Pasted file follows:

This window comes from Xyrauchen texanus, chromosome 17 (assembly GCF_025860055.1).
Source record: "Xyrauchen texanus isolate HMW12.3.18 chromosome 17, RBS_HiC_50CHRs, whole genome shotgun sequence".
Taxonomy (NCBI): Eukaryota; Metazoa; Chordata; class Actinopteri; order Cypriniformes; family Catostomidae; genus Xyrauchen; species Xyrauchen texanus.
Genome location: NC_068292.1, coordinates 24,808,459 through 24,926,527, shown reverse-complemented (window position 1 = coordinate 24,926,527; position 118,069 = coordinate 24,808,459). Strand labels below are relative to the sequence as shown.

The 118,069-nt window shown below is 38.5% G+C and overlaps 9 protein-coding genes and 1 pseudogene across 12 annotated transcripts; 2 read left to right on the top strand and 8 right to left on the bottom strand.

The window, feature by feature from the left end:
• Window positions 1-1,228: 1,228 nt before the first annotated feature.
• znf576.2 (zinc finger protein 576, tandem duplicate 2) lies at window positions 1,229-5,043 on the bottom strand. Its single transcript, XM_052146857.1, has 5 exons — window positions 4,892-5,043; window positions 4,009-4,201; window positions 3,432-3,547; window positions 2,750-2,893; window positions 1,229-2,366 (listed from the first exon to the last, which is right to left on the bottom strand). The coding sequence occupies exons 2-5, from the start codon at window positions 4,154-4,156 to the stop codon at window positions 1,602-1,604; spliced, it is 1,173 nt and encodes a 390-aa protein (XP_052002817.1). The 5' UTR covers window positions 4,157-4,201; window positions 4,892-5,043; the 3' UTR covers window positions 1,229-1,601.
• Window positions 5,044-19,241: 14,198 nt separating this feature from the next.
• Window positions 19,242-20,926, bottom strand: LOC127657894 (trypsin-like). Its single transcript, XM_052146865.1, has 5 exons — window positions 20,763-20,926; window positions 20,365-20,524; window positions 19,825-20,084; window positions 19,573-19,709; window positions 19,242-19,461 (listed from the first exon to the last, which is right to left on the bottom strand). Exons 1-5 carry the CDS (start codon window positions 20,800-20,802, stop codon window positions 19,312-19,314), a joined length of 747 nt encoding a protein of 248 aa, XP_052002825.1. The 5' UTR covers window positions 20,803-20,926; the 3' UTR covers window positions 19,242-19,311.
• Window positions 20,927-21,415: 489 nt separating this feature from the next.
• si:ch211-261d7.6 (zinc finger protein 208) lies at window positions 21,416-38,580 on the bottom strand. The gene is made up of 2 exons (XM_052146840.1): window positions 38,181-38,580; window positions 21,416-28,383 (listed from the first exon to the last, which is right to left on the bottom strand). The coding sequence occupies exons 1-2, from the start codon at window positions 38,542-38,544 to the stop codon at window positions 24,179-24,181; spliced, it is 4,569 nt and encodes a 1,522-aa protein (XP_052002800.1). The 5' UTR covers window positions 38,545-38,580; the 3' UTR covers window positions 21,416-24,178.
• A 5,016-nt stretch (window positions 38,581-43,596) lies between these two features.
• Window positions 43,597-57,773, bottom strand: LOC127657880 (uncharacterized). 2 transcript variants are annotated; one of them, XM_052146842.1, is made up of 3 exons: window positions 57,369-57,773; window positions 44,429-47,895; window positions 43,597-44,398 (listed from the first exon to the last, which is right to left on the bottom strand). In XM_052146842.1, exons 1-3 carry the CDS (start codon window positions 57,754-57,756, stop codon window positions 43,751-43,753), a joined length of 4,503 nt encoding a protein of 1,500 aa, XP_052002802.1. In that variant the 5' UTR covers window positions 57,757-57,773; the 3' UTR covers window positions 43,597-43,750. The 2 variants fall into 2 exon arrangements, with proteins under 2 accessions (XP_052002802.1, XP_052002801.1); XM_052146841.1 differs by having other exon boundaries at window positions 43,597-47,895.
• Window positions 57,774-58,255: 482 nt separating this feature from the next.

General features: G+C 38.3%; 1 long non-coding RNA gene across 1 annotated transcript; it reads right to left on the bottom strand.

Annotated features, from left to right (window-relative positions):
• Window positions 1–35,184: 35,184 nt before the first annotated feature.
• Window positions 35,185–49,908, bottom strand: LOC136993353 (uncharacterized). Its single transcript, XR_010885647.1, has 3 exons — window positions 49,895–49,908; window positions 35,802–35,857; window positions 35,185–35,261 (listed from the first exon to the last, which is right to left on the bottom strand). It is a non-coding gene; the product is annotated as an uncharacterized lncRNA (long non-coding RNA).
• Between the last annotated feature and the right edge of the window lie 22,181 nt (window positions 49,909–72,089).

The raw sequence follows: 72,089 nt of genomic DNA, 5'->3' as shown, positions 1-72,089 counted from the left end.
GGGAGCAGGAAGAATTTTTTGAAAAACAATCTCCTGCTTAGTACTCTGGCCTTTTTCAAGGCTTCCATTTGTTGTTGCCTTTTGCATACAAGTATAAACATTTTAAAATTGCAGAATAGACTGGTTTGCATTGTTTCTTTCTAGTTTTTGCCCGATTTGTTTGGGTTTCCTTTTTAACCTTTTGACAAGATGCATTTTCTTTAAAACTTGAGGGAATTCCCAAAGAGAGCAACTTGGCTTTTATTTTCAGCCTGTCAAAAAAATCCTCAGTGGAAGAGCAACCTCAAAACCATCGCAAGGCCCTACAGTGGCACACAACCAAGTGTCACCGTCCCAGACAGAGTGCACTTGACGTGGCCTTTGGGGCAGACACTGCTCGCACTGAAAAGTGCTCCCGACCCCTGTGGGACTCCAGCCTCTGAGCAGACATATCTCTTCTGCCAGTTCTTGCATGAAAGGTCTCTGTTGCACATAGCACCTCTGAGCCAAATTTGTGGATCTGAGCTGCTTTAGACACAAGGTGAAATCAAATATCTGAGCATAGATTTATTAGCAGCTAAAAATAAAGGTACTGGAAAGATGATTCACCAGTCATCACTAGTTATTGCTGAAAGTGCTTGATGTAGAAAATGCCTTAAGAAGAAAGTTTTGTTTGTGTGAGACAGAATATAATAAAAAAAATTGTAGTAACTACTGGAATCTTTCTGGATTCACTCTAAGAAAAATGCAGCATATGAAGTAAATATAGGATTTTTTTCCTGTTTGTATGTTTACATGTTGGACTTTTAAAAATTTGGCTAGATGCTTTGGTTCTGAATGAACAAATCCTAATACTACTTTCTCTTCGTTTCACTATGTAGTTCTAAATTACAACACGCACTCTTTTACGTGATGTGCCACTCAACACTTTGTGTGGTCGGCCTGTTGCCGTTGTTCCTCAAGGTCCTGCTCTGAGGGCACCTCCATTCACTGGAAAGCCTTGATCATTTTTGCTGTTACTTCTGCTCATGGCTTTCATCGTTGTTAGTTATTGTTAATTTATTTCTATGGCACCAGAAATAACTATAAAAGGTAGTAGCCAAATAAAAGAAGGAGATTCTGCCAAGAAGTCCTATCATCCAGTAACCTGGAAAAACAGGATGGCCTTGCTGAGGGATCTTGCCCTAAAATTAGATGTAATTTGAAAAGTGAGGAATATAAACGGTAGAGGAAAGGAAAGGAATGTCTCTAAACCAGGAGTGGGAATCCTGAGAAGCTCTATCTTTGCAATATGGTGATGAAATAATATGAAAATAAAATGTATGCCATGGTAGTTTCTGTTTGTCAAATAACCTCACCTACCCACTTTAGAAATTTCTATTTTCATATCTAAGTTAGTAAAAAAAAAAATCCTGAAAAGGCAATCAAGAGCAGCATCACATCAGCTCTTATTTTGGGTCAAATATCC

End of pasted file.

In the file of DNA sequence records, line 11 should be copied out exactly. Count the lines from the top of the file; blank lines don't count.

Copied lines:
• Window positions 20,927-21,415: 489 nt separating this feature from the next.